In these days we have been on Calvary – even in the Vatican and in the Sala Regia we are on the dark mountain. In listening to survivors, we have heard Christ crying out in the darkness (cf Mk 15:34). And the cry has even become music. But here hope is born from his wounded heart, and hope becomes prayer, as the universal Church gathers around us in this upper room: may the darkness of Calvary lead the Church throughout the world to the light of Easter, to the Lamb who is the sun that never sets (cf Apoc 21:23).

In the end, there remains only the voice of the Risen Lord, urging us not to stand gazing at the empty tomb, wondering in our perplexity what to do next. Nor can we stay in the upper room where he says, “Peace be with you” (Jn 20:19). He breathes on us (cf Jn 20:22) and the fire of a new Pentecost touches us (cf Acts 2:2). He who is peace throws open the doors of the upper room and the doors of our heart. From fear is born an apostolic boldness, from deep discouragement the joy of the Gospel.

A mission stretches before us – a mission demanding not just words but real concrete action. We will do all we can to bring justice and healing to survivors of abuse; we will listen to them, believe them and walk with them; we will ensure that those who have abused are never again able to offend; we will call to account those who have concealed abuse; we will strengthen the processes of recruitment and formation of Church leaders; we will educate all our people in what safeguarding requires; we will do all in our power to make sure that the horrors of the past are not repeated and that the Church is a safe place for all, a loving mother especially for the young and the vulnerable; we will not act alone but will work with all concerned for the good of the young and the vulnerable; we will continue to deepen our own understanding of abuse and its effects, of why it has happened in the Church and what must be done to eradicate it. All of this will take time, but we do not have forever and we dare not fail.

If we can do this and more, we will not only know the peace of the Risen Lord but we will become his peace in a mission to the ends of the earth. Yet we will become the peace only if we become the sacrifice. To this we say yes with one voice as at the altar we plunge our failures and betrayals, all our faith, our hope, our love into the one sacrifice of Jesus, Victim and Victor, who “will wipe away the tears from every eye, and death shall be no more, neither shall there be mourning or weeping or pain any more, for the former things have passed away” (Apoc 21:4).



  1. I wonder how (what seems to me) the tortuous nature of the homily will speak to victims of abuse?
    It suggests to me that the ‘authorities’ in the church are still struggling with what they and their predecessors have allowed. On a first reading it seemed too self-referential.
    I welcome the summit, but it looks like there is a long way to go.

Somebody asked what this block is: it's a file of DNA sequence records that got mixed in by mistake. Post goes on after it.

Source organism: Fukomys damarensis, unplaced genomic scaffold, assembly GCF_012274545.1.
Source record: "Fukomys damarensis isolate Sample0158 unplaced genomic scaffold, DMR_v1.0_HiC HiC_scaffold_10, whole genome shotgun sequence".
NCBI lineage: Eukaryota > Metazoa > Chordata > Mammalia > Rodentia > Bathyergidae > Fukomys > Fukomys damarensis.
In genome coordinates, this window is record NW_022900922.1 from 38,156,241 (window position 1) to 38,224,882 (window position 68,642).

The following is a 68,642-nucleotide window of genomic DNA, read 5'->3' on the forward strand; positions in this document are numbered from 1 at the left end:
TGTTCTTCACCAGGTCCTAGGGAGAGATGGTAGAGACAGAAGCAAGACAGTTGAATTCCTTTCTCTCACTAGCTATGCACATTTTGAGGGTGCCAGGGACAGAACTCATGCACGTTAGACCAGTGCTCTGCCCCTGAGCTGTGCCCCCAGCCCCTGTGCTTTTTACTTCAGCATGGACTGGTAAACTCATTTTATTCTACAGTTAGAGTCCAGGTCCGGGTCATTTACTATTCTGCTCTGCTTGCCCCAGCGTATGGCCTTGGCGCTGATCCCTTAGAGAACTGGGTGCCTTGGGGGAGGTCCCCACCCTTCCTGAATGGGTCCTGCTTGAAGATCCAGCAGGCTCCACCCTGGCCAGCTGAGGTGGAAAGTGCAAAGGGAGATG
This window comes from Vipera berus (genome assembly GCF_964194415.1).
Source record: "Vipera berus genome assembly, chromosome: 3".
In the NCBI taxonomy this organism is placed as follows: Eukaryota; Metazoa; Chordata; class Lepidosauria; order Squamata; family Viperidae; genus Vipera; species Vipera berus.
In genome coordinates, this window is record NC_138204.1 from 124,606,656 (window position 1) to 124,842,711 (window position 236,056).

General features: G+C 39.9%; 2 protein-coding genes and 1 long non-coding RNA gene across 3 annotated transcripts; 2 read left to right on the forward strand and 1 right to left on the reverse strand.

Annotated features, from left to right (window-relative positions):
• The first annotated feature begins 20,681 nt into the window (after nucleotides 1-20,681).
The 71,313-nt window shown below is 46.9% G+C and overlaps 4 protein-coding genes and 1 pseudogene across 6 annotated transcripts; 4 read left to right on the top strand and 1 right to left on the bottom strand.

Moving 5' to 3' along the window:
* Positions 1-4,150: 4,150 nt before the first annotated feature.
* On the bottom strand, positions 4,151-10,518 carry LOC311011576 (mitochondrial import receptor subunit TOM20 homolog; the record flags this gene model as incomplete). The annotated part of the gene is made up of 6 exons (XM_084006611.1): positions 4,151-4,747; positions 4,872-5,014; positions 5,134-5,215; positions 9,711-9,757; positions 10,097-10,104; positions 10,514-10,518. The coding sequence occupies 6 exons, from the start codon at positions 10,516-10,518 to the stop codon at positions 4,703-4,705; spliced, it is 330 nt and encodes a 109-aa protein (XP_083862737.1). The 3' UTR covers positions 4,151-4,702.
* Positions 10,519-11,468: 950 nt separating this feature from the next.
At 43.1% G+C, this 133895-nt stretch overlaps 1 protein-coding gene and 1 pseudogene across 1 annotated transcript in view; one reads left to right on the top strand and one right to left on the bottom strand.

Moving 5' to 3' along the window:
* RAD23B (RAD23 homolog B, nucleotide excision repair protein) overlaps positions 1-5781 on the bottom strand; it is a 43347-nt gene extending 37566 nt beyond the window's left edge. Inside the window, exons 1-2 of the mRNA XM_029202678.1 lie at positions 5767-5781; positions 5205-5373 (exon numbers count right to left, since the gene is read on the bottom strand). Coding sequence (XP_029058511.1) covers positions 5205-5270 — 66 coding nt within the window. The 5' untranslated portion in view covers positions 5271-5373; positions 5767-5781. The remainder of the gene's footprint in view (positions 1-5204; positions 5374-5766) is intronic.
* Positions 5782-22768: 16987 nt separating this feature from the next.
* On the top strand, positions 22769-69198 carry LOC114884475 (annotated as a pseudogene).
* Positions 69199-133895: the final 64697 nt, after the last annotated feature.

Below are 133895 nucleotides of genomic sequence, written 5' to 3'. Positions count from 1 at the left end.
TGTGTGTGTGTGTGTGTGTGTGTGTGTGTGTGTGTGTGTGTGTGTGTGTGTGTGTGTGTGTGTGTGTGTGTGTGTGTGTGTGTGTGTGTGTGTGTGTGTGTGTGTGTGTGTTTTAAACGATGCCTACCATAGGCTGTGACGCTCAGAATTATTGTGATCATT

1. Martin, you are right. They are at sea and struggling. Self-referential is a good description. We are not having a Copernican revolution that puts the abused at the center of the church. Christ is at the center of the church. I really wonder whether the bishops have figured out what this crisis means theologically because they are so traumatized by having their authority challenged.

      To bring up the business about whether the abused are our enemies and we didn’t love them, then to pivot to the idea that we (the bishops) are our own enemies was a tortured bit of logic. It seems to lead to the conclusion that love of enemies means that the bishops must love themselves. An absurd takeaway from this gospel, especially given the circumstances.

  2. I read Cardinal Cupich’s address to the synod:
    This was the section on “Reporting Allegations”:

    All mechanisms for reporting allegations of abuse or mishandling of abuse cases against a bishop should be transparent and well known to the faithful. Attention should be given to establishing independent reporting mechanisms in the form of a dedicated telephone line and/or web portal service to receiveand transmit the allegations directly to the Apostolic Nuncio, the Metropolitan of the accused bishop, or as needed his alter and any lay experts provided for in norms established by the episcopal conferences. The involvement of lay experts to assist from this point forward is for the good of the process and the value of transparency. Other requirements and procedures for reporting to appropriate ecclesiastical authorities by members of the clergy with knowledge of a bishop’s misconduct should also be established.

    What struck me was that there was absolutely no mention of the necessity to involve the police and civil authorities from the outset. We are talking about criminal offences here, not just canonical ones. It all seemed to be inward-looking. I found myself asking “Do they really get it yet?”

    1. “Do they really get it yet?”
      I don’t think that card was in this deck of cards.